A group of Spanish researchers, from the Center for Advanced Studies in Blanes (CEAB-CSIC), found that sea sponges retain about 48 million tons of silicon per year in the oceans, which contributes to mitigating the greenhouse effect and global warming in the atmosphere.

In a statement, the CSIC explained that the results of the study, which was led by researcher Manuel Maldonado, show that most of the silicon in the oceans comes from sea sponges, and not from diatoms, a microalga that constitutes one of the most common types of phytoplankton, as previously thought.

One of the many varieties of sea sponge, known as the “orange puffball”

The silicon cycle is one of the most important in the entire marine ecosystem, since this chemical element, which is dissolved in the oceans, is essential for the growth of diatoms, which absorb large amounts of CO2 with their photosynthesis that help to reduce the greenhouse effect.

As in the rest of the cycles, that of silicon must be in balance. That is, the annual amount of dissolved silicon that enters the oceans should be equal to that which comes out. Previous studies, which only took into account the skeletons of diatoms, warned of the need to find another source of silicon in the sea before the possibility that the balance of their cycle was broken by the increased melting of glaciers and poles.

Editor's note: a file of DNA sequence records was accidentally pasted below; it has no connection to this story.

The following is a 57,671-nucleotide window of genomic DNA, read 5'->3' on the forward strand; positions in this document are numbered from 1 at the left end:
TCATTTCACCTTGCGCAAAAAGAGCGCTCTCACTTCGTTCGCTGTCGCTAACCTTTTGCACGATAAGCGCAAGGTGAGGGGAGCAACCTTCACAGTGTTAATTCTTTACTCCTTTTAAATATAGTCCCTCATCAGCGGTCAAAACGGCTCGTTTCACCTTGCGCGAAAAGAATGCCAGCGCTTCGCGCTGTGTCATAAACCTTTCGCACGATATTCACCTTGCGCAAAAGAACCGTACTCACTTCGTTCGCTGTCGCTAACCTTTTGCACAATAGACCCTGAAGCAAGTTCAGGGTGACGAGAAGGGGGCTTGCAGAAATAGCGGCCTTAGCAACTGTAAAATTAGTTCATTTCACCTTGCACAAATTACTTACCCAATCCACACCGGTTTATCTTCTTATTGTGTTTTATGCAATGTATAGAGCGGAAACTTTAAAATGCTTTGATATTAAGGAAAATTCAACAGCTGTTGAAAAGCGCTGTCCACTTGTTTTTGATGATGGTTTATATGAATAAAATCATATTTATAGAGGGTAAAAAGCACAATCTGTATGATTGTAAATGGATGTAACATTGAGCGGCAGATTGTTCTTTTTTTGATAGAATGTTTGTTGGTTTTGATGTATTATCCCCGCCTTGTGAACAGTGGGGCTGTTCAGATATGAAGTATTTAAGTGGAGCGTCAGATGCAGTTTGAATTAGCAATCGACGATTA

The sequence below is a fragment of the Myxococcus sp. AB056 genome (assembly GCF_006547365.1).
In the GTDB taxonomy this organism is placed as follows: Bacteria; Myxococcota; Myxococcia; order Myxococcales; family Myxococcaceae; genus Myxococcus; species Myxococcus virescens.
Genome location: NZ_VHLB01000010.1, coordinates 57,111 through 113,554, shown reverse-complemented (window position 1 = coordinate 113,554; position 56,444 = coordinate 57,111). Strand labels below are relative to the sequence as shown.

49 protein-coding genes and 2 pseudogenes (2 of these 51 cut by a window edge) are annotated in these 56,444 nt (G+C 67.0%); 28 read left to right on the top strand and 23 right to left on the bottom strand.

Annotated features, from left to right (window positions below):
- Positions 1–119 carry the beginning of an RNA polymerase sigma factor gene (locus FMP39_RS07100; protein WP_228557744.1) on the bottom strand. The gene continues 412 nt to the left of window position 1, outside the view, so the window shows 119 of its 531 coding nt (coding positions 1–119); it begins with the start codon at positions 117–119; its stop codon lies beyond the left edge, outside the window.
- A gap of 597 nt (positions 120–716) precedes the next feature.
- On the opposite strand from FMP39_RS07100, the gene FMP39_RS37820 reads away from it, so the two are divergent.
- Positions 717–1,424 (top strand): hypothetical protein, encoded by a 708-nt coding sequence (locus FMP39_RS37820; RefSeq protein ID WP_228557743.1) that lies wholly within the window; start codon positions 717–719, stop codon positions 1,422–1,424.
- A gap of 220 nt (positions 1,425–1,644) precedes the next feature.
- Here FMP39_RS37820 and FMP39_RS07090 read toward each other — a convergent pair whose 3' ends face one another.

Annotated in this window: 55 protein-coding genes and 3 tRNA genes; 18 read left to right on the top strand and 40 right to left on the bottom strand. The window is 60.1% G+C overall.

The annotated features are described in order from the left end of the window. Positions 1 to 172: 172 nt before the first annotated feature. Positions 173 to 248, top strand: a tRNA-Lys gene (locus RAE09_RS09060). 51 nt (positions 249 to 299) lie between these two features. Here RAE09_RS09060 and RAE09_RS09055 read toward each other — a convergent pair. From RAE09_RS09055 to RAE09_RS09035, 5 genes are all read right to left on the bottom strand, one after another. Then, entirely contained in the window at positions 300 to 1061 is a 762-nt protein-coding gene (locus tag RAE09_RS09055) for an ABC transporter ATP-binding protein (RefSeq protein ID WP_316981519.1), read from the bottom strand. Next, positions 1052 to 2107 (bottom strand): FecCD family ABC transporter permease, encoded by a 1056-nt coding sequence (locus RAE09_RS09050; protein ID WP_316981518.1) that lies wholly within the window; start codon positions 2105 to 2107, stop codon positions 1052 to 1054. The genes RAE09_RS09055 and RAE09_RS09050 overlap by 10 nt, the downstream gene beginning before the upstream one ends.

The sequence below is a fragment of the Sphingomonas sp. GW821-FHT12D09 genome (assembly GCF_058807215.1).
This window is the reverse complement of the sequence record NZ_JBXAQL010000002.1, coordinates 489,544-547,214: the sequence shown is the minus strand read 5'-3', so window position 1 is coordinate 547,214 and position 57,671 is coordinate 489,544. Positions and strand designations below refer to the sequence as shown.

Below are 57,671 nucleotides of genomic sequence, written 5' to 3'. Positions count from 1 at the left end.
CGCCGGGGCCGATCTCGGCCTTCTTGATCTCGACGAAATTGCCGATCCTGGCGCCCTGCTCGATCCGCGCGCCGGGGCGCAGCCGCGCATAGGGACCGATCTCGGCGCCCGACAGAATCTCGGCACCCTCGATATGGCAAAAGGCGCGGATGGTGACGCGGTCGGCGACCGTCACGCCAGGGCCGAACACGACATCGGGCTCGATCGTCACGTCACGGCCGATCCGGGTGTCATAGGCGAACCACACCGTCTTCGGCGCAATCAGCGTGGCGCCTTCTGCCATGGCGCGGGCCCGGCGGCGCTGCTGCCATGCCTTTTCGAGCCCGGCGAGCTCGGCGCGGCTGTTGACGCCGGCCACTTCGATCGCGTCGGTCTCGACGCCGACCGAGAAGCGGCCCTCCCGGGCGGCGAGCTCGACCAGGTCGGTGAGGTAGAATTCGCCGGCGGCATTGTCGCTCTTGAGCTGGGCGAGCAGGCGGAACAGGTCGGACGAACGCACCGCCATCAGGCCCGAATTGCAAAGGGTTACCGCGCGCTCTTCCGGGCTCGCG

Now, Spanish researchers from CEAB-CSIC have revealed that the amount of silicon retained in the ocean is 28% higher than previously investigated, thanks to the role played by sea sponge skeletons in the seabed.

The skeletons of the sponges are, for unknown reasons, much more resistant to dissolution than those of the diatoms, a property that caused the siliceous content of these had not been detected previously. This discovery supports that the marine silicon cycle is in balance and introduces the idea for future research that the biochemical cycles in the ocean are not as clear as initially thought.

The CEAB-CSIC research, which examined more than 160,000 skeletons of siliceous organisms in marine sediments for 5 years, was supported by grants from the Government of Spain and the Horizon 2020 project of the European Union (EU).

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